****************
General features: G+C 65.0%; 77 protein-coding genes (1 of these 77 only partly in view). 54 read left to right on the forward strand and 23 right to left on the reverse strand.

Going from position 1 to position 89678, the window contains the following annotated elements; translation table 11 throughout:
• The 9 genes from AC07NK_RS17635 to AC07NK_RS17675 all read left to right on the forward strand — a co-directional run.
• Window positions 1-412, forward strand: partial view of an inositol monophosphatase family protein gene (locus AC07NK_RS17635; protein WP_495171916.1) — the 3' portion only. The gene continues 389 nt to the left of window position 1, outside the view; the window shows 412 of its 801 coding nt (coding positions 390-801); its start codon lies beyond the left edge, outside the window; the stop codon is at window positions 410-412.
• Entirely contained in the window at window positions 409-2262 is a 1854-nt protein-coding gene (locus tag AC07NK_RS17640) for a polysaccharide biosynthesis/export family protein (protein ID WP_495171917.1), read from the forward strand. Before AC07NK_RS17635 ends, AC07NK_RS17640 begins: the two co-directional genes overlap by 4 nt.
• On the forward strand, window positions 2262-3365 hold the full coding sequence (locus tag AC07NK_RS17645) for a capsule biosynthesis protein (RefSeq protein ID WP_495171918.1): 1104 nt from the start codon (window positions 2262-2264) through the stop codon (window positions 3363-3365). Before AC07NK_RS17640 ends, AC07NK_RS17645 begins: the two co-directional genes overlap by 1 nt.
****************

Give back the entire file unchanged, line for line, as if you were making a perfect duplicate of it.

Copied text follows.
General features: G+C 65.0%; 77 protein-coding genes (1 of these 77 only partly in view). 54 read left to right on the forward strand and 23 right to left on the reverse strand.

Going from position 1 to position 89678, the window contains the following annotated elements; translation table 11 throughout:
• The 9 genes from AC07NK_RS17635 to AC07NK_RS17675 all read left to right on the forward strand — a co-directional run.
• Window positions 1-412, forward strand: partial view of an inositol monophosphatase family protein gene (locus AC07NK_RS17635; protein WP_495171916.1) — the 3' portion only. The gene continues 389 nt to the left of window position 1, outside the view; the window shows 412 of its 801 coding nt (coding positions 390-801); its start codon lies beyond the left edge, outside the window; the stop codon is at window positions 410-412.
• Entirely contained in the window at window positions 409-2262 is a 1854-nt protein-coding gene (locus tag AC07NK_RS17640) for a polysaccharide biosynthesis/export family protein (protein ID WP_495171917.1), read from the forward strand. Before AC07NK_RS17635 ends, AC07NK_RS17640 begins: the two co-directional genes overlap by 4 nt.
• On the forward strand, window positions 2262-3365 hold the full coding sequence (locus tag AC07NK_RS17645) for a capsule biosynthesis protein (RefSeq protein ID WP_495171918.1): 1104 nt from the start codon (window positions 2262-2264) through the stop codon (window positions 3363-3365). Before AC07NK_RS17640 ends, AC07NK_RS17645 begins: the two co-directional genes overlap by 1 nt.